Solomon Amendment Overturned by Federal Appeals Court
December 2, 2004
Colleges and universities cannot be penalized with the withdrawal of federal funds for barring military recruiters from their campuses because the military discriminates against homosexuals, according to the U.S. Court of Appeals for the Third Circuit. The ruling, released on November 29, stated that under the free speech protections in the First Amendment, the government may not force higher education institutions to endorse a message that violates their own policies.
The decision overturns a 10-year-old statute known as the Solomon Amendment that enables the federal government to withhold funds from the Department of Defense (DoD) as well as defense-related money from other agencies. Since enactment of the Solomon Amendment, a number of law schools have restricted military recruiters' access to their campuses because DoD's discrimination against openly gay men and lesbians ran contrary to the institutions' antidiscrimination policies.
The lawsuit, FAIR et al. v. Rumsfeld et al, was brought by an association of law schools called the Forum for Academic and Institutional Rights (FAIR), the Society of American Law Teachers, the Colaition for Equality, the Rutgers Gay and Lesbian Caucus, and several students and professors. Amicus briefs on behalf of the plaintiffs were submitted by the American Association of Law Schools, the American Association of University Professors, Harvard Law School professors, and others. U.S. Defense Secretary Donald H. Rumsfeld and Education Secretary Roderick S. Paige, among others, were named as defendants.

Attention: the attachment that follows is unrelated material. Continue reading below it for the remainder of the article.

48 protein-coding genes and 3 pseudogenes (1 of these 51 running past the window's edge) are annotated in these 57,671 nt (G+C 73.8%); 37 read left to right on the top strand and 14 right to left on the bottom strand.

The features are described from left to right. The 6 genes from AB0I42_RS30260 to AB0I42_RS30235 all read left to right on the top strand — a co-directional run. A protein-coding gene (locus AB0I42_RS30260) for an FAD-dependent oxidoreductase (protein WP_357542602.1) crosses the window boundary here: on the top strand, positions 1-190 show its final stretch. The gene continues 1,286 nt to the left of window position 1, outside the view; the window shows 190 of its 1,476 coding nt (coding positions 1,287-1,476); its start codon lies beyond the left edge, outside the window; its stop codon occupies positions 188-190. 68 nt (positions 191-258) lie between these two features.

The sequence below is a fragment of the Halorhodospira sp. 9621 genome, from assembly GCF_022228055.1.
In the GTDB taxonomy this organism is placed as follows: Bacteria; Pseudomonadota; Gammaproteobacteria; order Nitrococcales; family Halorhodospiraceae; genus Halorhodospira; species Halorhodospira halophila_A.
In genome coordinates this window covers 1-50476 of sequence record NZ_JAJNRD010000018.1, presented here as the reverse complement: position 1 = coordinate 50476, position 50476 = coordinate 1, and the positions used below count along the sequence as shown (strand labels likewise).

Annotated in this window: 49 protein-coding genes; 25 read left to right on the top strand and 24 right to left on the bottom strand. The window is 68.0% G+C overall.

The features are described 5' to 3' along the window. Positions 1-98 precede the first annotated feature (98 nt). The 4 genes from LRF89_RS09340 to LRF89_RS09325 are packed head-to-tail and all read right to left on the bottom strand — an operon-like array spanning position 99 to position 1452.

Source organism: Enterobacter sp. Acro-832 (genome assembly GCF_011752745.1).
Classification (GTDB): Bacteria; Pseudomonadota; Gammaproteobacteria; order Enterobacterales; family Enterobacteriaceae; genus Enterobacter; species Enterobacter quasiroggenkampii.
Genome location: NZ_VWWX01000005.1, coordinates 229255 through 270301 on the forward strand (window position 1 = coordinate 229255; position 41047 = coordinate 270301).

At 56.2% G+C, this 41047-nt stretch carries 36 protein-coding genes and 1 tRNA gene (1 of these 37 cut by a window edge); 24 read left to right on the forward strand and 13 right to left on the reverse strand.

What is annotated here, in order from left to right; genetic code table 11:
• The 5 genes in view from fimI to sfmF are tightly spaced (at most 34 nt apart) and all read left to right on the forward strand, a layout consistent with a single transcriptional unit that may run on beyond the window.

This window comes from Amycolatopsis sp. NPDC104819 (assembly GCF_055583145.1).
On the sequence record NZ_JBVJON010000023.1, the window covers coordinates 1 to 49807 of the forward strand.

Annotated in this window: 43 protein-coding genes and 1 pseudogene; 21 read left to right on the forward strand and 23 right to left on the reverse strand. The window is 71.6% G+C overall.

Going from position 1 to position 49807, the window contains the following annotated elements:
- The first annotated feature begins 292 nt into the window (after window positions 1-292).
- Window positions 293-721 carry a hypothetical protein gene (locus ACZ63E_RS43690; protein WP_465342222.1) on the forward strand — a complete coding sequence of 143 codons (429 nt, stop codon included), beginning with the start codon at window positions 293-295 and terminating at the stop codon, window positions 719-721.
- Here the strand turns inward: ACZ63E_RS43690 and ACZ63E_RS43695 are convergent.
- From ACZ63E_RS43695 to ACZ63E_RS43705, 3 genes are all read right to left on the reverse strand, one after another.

According to Judge Thomas L. Ambro's opinion, the court found that the Solomon Amendment violated the institutions' First Amendment rights by forcing them to "propagate, accommodate, and subsidize the military's message." Ironically, the ruling cited the U.S. Supreme Court decision enabling the Boy Scouts of America to exclude a gay scout leader because "homosexual conduct is inconsistent with...the Scout Oath."
"Just as the Boy Scouts believed that 'homosexual conduct is inconsistent the the Scout Oath,'...the law schools believe that employment discrimination is inconsistent with their commitment to justice and fairness," states Judge Ambro.
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